Unfortunately, the last episode of ‘Shake Rattle and Roll: Extreme’ is the weakest of the three. ‘Rage’ is about a group of friends who are caught in what appears to be an extra-terrestrial attack that sends people into a blind rage. This episode, directed by Joey De Guzman and written by Trisha Mae Delez, suffers from a lack of context and underdeveloped characters. The film is more interested in its huge set pieces and post-apocalyptic action sequences than hunkering down and laying out a proper story.
Lead by Jane De Leon, we never get to see De Leon’s Trina and her friends establish their bonds of friendship. Trina is supposed to be in a relationship with Moze (Paolo Gumabao) but we never get to see this relationship at play. The interactions between characters are never more than the need to survive as the zombie-like creatures begin to take center stage.
We don’t know who these characters are. Trina is supposed to be a med student waiting for word on whether she passed the board exam or not, but we never get to see her use this so it’s not even an important story element that could have been in a dramatic situation such as this. We don’t know where they were going, nor does it create any urgency to do so other than that Trina wants to see her mom.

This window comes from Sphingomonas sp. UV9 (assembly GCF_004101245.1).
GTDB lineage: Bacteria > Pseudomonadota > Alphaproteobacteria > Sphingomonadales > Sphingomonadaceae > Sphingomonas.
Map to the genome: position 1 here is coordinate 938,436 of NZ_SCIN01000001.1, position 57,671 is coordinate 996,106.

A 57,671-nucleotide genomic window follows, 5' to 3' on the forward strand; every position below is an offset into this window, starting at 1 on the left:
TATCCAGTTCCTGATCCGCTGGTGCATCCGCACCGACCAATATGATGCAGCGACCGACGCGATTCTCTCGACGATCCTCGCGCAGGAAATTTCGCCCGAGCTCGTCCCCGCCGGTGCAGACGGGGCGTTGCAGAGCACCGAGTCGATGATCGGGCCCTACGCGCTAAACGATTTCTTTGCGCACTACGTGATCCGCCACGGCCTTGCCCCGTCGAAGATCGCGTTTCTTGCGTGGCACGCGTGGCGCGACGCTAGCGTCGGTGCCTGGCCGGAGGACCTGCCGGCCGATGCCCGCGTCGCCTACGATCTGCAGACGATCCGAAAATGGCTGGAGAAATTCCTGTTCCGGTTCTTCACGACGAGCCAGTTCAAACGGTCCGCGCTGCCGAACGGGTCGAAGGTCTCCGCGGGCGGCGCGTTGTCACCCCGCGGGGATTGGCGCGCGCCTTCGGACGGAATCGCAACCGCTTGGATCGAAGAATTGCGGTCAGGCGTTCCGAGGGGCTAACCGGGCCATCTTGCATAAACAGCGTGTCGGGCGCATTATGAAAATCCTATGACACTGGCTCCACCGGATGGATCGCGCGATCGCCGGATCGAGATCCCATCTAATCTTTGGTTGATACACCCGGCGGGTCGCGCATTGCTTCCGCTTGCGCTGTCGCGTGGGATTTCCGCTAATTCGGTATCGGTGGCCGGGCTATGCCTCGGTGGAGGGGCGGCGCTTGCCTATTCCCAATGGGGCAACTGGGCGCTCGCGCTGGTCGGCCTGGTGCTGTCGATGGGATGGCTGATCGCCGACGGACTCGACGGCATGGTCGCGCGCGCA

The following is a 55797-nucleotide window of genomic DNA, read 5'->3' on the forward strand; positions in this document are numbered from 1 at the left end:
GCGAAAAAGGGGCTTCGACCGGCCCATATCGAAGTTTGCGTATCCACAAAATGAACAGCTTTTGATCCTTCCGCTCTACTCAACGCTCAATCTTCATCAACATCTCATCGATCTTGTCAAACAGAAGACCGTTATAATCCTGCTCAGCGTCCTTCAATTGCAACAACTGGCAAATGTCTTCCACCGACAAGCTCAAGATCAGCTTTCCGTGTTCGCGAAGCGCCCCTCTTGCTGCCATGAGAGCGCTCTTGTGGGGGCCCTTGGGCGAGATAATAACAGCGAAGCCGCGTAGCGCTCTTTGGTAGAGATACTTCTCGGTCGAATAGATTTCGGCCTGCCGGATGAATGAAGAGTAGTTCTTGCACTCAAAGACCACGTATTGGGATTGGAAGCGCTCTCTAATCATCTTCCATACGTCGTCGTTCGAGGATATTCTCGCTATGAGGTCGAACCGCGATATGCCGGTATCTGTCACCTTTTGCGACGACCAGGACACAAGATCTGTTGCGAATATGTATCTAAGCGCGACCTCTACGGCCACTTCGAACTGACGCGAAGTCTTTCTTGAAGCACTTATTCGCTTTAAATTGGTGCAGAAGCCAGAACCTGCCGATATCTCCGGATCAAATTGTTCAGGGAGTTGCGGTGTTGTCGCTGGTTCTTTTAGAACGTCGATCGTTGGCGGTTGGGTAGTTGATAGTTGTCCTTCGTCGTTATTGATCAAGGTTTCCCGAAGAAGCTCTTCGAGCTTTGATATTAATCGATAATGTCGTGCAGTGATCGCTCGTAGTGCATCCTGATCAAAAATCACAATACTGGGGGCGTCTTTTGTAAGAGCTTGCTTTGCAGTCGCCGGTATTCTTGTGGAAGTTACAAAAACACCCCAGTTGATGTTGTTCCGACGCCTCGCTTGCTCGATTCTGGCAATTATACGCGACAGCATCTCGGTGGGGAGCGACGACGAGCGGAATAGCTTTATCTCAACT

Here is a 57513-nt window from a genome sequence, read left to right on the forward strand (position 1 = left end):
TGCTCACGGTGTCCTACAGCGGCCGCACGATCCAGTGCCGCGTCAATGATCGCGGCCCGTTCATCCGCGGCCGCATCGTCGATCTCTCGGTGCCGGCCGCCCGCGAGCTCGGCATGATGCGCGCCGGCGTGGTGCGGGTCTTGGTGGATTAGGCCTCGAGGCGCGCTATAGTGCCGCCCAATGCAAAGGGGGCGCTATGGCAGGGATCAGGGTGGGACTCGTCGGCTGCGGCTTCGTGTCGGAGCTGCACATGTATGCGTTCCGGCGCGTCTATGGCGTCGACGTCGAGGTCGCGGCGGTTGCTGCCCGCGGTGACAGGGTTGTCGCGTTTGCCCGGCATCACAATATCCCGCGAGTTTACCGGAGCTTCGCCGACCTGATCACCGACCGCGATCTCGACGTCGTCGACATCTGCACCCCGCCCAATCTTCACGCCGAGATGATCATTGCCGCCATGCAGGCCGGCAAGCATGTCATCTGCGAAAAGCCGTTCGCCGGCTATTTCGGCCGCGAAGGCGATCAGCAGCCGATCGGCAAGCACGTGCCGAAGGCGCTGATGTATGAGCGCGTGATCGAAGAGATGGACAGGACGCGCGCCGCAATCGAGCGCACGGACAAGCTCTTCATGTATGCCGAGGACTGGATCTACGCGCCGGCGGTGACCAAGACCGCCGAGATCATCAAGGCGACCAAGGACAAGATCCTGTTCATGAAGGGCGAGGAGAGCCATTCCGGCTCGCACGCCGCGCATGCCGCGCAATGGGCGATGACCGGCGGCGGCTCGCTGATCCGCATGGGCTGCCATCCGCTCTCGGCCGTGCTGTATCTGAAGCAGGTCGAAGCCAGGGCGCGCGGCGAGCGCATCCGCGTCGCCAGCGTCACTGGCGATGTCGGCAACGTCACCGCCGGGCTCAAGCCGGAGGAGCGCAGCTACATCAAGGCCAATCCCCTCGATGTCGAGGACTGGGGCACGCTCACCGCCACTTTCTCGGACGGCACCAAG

Without any development of its characters, ‘Rage’ just becomes action scene after action scene where I don’t feel invested in any of the character’s survival. The film manages to showcase Jane De Leon’s capability of being a solid action actress, but ‘Rage’ gives her very little to do in terms of character work that I can’t tell the range she can bring to a project.
‘Shake Rattle and Roll: Extreme’ is a worthy continuation of the classic, legacy series that is ‘Shake Rattle and Roll.’ There’re some very good moments here, some genuine scares, and the first two films really make full use of the genre to talk about some serious issues that we are scared of. If Regal Films can continue this level of quality for the series, they should keep doing it for more years to come.